The parents of more than 1400 WA students signed withdrawal forms to stop their children from sitting national reading, writing and maths tests last year, figures show.
School Curriculum and Standards Authority statistics reveal a 23 per cent jump in the proportion of children pulled out of the tests at their parents' request, with 1420 of 121,182 eligible students withdrawn last year compared with 1126 of 118,481 students in 2012.
A few WA schools had withdrawal rates for some classes of between 20 and 100 per cent, compared with national withdrawal rates of between 1.3 per cent for Year 7 and 2.3 per cent for Year 3s.
All students in Years 3, 5, 7 and 9 are expected to complete three days of National Assessment Program Literacy and Numeracy tests unless their parents have filled in a form to say they object on philosophical or religious grounds. Schools are gearing up to start this year's round of tests on Tuesday.
Test participation data on the My School website shows that some schools - mostly alternative private schools - had a high rate of withdrawals.
None of the students from Silver Tree Steiner School in Darlington sat the tests and 97 per cent of Year 3s at Perth Waldorf School were withdrawn.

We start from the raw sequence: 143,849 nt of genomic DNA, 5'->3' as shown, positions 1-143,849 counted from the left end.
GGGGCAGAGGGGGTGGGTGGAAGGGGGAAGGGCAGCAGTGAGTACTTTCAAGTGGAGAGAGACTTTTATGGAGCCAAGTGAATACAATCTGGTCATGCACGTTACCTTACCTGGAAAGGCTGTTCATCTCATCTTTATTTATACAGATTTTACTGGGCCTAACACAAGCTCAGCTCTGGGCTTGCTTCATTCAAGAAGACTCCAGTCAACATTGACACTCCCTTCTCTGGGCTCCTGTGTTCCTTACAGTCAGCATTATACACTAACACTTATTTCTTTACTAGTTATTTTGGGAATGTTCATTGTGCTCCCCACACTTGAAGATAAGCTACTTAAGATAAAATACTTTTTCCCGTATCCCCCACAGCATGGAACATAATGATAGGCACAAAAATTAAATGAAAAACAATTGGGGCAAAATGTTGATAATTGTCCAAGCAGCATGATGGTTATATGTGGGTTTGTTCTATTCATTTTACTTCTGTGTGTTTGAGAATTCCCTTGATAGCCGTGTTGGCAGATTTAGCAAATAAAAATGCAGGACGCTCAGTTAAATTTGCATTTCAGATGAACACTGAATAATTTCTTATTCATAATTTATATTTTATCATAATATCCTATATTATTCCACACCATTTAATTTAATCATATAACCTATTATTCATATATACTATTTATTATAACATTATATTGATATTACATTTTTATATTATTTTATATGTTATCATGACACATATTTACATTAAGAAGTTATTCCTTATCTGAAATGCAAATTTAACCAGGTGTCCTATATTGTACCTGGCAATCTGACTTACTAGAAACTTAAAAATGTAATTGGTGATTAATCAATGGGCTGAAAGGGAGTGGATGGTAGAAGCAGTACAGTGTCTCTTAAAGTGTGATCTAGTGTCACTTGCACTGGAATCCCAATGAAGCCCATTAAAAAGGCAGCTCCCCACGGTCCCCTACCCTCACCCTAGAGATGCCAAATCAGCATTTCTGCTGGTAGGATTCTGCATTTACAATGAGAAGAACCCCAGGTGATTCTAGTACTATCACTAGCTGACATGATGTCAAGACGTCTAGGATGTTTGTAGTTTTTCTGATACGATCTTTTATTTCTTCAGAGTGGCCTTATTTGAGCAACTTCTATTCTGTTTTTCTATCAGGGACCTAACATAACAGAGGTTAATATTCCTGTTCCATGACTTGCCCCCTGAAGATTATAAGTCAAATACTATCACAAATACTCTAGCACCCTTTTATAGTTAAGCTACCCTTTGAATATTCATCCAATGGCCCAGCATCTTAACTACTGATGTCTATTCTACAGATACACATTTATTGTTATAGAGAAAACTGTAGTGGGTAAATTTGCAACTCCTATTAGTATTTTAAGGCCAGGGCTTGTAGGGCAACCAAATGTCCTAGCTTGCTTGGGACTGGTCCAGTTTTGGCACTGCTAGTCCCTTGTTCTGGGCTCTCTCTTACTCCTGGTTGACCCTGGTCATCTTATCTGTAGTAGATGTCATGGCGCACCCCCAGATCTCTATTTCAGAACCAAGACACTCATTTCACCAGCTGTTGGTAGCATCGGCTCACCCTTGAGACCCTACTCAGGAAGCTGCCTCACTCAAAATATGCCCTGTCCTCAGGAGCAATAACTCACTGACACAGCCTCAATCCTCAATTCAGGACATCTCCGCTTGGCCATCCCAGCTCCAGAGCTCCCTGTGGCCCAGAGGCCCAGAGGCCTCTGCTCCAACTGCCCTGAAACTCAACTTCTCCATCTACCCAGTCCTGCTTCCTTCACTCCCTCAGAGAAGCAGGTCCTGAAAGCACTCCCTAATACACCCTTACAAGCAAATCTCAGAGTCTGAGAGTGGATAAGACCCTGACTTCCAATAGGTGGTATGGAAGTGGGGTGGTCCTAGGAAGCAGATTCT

Spearwood Alternative School, a public school, had a 20 per cent withdrawal rate. Principal Denise Stone said part of the school's ethos was that children develop at different stages and some parents felt that testing each child's progress through NAPLAN was not necessarily consistent with that view.
"In the early days of NAPLAN a number of our parents objected but fewer have withdrawn their children in recent years because we encourage them not to place any greater weighting on the tests than intended," she said.
"Instead, we ask them to see the testing as one small part of a much wider process enabling teachers to see how students are progressing."
Ms Stone said there had been no withdrawals so far this year.
Rob Randall, chief executive of the Australian Curriculum, Assessment and Reporting Authority which manages the tests, said NAPLAN data was used for important decisions about the success of programs and allocation of resources.
"Removing students from the picture can distort the results," he said.